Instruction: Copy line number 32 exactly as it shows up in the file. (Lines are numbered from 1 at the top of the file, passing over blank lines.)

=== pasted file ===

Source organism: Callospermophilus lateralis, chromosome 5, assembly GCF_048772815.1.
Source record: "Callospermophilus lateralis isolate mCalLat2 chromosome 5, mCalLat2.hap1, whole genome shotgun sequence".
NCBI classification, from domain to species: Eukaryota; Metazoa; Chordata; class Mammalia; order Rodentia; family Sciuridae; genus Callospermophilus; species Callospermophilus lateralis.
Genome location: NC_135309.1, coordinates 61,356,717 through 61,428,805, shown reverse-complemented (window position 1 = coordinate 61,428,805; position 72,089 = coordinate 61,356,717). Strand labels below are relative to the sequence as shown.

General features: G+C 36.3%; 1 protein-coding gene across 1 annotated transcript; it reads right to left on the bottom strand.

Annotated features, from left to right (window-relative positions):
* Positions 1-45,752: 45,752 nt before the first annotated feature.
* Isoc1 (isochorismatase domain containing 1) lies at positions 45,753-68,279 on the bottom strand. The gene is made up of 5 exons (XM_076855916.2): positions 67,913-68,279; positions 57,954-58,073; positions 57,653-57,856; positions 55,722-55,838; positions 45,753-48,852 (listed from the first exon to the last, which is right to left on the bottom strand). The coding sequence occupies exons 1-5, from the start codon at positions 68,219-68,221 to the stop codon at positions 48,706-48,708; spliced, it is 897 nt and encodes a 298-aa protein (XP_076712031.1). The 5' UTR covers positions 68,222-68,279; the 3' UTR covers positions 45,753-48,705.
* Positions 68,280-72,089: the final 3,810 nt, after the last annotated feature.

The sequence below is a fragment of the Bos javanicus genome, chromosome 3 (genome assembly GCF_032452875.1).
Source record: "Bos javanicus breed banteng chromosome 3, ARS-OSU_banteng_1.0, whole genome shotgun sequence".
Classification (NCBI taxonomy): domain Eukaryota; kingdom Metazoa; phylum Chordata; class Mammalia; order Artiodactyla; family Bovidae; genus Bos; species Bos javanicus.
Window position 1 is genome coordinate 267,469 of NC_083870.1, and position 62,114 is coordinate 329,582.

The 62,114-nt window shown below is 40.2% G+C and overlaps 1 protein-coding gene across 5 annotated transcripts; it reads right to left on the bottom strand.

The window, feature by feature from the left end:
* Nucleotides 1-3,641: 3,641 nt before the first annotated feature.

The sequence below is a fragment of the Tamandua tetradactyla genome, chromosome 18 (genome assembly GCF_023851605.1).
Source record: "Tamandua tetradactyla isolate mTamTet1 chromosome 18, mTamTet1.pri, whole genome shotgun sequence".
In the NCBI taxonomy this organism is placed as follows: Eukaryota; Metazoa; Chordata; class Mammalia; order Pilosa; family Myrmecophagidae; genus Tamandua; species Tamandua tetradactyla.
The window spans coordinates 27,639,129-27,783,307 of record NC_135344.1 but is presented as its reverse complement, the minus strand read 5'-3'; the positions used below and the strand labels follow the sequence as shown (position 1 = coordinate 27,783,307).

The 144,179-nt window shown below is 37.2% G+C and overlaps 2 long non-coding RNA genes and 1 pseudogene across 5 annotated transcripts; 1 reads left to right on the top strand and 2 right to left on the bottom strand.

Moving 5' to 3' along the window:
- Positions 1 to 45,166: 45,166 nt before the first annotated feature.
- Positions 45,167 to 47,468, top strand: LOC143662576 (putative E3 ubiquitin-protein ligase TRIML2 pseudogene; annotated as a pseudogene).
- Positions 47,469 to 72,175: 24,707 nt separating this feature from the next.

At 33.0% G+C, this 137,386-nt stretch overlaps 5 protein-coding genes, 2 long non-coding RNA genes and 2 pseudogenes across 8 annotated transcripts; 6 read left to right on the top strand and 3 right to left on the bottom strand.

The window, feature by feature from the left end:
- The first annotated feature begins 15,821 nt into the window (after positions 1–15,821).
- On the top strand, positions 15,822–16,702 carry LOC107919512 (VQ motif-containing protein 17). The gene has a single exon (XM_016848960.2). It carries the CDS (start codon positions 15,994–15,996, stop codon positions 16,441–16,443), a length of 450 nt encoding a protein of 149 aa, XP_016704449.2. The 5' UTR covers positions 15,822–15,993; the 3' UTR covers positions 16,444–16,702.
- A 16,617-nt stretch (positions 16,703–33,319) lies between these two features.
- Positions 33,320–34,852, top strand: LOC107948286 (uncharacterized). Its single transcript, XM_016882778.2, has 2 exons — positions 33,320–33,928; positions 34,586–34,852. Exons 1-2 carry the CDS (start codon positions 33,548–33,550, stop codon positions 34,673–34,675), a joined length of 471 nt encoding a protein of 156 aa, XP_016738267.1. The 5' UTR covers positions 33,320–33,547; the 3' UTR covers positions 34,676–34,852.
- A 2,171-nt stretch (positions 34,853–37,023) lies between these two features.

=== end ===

- A 2,171-nt stretch (positions 34,853–37,023) lies between these two features.